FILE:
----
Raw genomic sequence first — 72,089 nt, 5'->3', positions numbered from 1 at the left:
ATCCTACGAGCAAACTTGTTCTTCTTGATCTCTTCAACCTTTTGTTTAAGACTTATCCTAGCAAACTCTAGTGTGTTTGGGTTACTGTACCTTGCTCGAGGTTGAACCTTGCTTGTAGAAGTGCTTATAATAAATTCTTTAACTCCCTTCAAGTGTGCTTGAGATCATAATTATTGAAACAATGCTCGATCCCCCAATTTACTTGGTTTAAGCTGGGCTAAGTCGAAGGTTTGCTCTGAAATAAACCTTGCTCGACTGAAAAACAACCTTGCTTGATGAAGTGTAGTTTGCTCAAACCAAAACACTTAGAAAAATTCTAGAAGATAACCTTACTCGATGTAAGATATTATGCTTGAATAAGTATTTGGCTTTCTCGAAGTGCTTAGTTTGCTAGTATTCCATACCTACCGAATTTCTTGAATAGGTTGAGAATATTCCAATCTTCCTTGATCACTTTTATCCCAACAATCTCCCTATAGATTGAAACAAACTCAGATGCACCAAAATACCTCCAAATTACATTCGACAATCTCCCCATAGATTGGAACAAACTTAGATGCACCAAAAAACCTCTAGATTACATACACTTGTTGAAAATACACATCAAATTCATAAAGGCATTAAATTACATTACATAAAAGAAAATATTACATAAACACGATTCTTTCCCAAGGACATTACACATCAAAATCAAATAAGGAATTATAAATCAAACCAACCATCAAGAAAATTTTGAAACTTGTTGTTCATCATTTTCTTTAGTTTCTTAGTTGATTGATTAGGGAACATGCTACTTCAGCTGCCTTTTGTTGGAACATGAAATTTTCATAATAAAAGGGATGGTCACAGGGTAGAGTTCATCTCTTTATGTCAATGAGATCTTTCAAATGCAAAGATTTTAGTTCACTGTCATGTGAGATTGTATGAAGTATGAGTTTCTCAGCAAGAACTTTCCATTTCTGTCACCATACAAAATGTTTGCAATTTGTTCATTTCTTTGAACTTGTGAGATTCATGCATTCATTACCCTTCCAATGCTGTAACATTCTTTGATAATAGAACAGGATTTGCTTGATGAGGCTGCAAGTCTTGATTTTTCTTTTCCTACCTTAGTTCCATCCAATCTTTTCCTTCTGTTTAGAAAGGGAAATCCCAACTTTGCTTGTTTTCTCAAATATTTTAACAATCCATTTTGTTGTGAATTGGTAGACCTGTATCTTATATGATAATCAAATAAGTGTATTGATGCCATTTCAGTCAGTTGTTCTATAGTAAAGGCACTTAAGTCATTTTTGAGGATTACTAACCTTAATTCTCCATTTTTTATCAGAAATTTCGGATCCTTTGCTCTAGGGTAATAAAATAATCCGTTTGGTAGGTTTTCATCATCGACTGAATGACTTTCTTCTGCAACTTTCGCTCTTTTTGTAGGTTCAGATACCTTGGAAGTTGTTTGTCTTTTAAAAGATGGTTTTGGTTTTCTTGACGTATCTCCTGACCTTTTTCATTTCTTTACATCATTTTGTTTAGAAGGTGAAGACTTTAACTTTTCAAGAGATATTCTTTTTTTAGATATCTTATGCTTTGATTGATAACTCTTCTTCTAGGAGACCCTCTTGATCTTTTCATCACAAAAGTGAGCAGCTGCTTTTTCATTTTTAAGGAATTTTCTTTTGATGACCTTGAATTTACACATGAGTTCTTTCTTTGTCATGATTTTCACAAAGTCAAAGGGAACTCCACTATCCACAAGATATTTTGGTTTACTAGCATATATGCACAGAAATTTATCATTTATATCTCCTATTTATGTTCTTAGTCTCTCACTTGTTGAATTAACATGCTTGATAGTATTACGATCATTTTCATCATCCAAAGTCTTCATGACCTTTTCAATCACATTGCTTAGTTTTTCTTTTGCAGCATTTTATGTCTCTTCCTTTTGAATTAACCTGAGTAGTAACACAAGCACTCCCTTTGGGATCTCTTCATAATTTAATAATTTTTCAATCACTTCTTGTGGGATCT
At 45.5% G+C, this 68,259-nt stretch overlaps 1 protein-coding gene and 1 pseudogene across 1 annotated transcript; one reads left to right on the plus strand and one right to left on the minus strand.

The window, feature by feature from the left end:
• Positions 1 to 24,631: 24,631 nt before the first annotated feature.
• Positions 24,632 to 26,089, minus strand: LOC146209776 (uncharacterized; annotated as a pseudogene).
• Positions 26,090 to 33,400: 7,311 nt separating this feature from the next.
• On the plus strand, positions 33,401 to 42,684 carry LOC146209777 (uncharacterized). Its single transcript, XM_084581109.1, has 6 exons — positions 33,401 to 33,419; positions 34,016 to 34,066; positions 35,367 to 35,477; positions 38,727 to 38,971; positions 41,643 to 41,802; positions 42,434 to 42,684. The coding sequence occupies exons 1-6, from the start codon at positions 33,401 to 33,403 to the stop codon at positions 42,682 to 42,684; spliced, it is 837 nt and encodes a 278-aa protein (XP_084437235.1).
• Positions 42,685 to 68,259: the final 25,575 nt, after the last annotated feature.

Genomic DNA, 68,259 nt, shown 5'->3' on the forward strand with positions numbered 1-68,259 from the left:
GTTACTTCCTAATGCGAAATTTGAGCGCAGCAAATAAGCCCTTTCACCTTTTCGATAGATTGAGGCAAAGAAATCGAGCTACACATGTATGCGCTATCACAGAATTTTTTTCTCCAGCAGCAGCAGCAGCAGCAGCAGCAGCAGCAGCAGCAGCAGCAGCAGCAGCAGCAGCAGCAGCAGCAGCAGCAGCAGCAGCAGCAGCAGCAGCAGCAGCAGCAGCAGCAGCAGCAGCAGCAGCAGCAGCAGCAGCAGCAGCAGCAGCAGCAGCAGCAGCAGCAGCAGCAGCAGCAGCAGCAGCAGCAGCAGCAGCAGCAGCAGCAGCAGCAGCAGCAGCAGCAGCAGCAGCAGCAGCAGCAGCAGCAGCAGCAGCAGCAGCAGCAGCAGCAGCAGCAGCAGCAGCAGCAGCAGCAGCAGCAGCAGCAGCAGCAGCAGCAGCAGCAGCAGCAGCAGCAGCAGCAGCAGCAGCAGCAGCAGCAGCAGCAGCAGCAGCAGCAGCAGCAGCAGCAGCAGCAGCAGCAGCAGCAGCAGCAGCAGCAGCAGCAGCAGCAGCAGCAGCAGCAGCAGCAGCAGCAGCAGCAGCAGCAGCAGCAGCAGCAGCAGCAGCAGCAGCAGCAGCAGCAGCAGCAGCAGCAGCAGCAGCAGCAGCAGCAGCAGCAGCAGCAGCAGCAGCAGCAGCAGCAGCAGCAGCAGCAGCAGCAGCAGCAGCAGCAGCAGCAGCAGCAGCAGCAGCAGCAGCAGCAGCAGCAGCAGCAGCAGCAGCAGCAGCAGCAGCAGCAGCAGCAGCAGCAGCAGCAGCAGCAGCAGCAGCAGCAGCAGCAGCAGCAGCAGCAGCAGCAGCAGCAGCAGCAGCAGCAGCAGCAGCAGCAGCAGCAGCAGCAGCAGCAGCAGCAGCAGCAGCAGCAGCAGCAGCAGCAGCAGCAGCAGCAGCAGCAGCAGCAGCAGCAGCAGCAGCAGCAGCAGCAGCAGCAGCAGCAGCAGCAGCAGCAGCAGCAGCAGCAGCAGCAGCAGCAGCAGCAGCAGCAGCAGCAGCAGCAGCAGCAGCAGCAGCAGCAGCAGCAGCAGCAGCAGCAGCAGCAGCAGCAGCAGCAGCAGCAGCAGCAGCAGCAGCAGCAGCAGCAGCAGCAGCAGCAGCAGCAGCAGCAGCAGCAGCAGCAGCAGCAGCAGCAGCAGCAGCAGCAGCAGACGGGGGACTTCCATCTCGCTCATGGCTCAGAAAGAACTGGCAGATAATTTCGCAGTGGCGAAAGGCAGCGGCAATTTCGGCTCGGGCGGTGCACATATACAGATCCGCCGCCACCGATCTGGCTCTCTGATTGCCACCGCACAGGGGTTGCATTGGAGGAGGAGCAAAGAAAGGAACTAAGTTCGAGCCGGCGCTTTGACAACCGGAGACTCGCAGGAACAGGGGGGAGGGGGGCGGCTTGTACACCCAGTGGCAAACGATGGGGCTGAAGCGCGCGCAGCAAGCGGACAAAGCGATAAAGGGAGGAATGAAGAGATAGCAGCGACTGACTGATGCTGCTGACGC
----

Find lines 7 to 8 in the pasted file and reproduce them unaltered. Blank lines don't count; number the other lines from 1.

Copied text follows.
• Positions 26,090 to 33,400: 7,311 nt separating this feature from the next.
• On the plus strand, positions 33,401 to 42,684 carry LOC146209777 (uncharacterized). Its single transcript, XM_084581109.1, has 6 exons — positions 33,401 to 33,419; positions 34,016 to 34,066; positions 35,367 to 35,477; positions 38,727 to 38,971; positions 41,643 to 41,802; positions 42,434 to 42,684. The coding sequence occupies exons 1-6, from the start codon at positions 33,401 to 33,403 to the stop codon at positions 42,682 to 42,684; spliced, it is 837 nt and encodes a 278-aa protein (XP_084437235.1).